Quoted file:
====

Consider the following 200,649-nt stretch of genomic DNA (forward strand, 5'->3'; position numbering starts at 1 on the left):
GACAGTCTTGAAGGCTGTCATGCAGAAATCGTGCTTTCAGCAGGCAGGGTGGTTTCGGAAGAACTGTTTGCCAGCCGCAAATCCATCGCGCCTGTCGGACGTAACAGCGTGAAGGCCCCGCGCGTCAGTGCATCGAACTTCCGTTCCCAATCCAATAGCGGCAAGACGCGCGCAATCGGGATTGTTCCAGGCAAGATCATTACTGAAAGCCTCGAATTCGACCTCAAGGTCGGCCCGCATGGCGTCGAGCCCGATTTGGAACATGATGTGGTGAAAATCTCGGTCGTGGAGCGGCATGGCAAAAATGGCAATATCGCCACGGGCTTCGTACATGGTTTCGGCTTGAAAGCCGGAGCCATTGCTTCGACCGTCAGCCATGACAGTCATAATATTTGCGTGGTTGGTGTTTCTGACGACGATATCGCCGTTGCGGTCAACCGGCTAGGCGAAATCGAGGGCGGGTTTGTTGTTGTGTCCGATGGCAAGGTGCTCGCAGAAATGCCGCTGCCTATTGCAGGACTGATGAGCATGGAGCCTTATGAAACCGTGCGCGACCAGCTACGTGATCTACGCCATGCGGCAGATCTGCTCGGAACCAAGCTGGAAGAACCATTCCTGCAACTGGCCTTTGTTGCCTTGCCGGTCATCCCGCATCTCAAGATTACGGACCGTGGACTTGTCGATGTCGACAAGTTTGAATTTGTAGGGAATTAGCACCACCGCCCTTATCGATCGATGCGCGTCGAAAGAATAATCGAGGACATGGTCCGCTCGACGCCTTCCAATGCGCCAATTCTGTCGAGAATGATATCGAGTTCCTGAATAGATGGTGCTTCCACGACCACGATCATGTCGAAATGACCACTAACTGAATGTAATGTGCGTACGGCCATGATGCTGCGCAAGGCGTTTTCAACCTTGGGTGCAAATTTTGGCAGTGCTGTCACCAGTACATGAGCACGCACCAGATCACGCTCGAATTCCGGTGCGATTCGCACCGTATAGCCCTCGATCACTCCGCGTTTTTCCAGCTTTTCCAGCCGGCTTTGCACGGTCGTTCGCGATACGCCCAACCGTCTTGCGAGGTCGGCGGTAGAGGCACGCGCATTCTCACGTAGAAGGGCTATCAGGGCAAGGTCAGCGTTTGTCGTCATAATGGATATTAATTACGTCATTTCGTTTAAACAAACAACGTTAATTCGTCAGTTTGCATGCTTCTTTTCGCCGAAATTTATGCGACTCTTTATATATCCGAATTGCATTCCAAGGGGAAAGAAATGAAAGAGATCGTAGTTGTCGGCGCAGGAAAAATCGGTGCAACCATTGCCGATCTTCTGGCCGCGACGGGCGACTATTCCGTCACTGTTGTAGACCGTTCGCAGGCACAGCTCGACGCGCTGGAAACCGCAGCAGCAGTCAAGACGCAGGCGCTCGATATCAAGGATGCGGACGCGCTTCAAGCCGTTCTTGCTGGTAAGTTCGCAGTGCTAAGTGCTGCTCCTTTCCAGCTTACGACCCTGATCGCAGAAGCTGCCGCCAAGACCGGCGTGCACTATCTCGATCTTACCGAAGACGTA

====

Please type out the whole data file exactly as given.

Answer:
Consider the following 200,649-nt stretch of genomic DNA (forward strand, 5'->3'; position numbering starts at 1 on the left):
GACAGTCTTGAAGGCTGTCATGCAGAAATCGTGCTTTCAGCAGGCAGGGTGGTTTCGGAAGAACTGTTTGCCAGCCGCAAATCCATCGCGCCTGTCGGACGTAACAGCGTGAAGGCCCCGCGCGTCAGTGCATCGAACTTCCGTTCCCAATCCAATAGCGGCAAGACGCGCGCAATCGGGATTGTTCCAGGCAAGATCATTACTGAAAGCCTCGAATTCGACCTCAAGGTCGGCCCGCATGGCGTCGAGCCCGATTTGGAACATGATGTGGTGAAAATCTCGGTCGTGGAGCGGCATGGCAAAAATGGCAATATCGCCACGGGCTTCGTACATGGTTTCGGCTTGAAAGCCGGAGCCATTGCTTCGACCGTCAGCCATGACAGTCATAATATTTGCGTGGTTGGTGTTTCTGACGACGATATCGCCGTTGCGGTCAACCGGCTAGGCGAAATCGAGGGCGGGTTTGTTGTTGTGTCCGATGGCAAGGTGCTCGCAGAAATGCCGCTGCCTATTGCAGGACTGATGAGCATGGAGCCTTATGAAACCGTGCGCGACCAGCTACGTGATCTACGCCATGCGGCAGATCTGCTCGGAACCAAGCTGGAAGAACCATTCCTGCAACTGGCCTTTGTTGCCTTGCCGGTCATCCCGCATCTCAAGATTACGGACCGTGGACTTGTCGATGTCGACAAGTTTGAATTTGTAGGGAATTAGCACCACCGCCCTTATCGATCGATGCGCGTCGAAAGAATAATCGAGGACATGGTCCGCTCGACGCCTTCCAATGCGCCAATTCTGTCGAGAATGATATCGAGTTCCTGAATAGATGGTGCTTCCACGACCACGATCATGTCGAAATGACCACTAACTGAATGTAATGTGCGTACGGCCATGATGCTGCGCAAGGCGTTTTCAACCTTGGGTGCAAATTTTGGCAGTGCTGTCACCAGTACATGAGCACGCACCAGATCACGCTCGAATTCCGGTGCGATTCGCACCGTATAGCCCTCGATCACTCCGCGTTTTTCCAGCTTTTCCAGCCGGCTTTGCACGGTCGTTCGCGATACGCCCAACCGTCTTGCGAGGTCGGCGGTAGAGGCACGCGCATTCTCACGTAGAAGGGCTATCAGGGCAAGGTCAGCGTTTGTCGTCATAATGGATATTAATTACGTCATTTCGTTTAAACAAACAACGTTAATTCGTCAGTTTGCATGCTTCTTTTCGCCGAAATTTATGCGACTCTTTATATATCCGAATTGCATTCCAAGGGGAAAGAAATGAAAGAGATCGTAGTTGTCGGCGCAGGAAAAATCGGTGCAACCATTGCCGATCTTCTGGCCGCGACGGGCGACTATTCCGTCACTGTTGTAGACCGTTCGCAGGCACAGCTCGACGCGCTGGAAACCGCAGCAGCAGTCAAGACGCAGGCGCTCGATATCAAGGATGCGGACGCGCTTCAAGCCGTTCTTGCTGGTAAGTTCGCAGTGCTAAGTGCTGCTCCTTTCCAGCTTACGACCCTGATCGCAGAAGCTGCCGCCAAGACCGGCGTGCACTATCTCGATCTTACCGAAGACGTA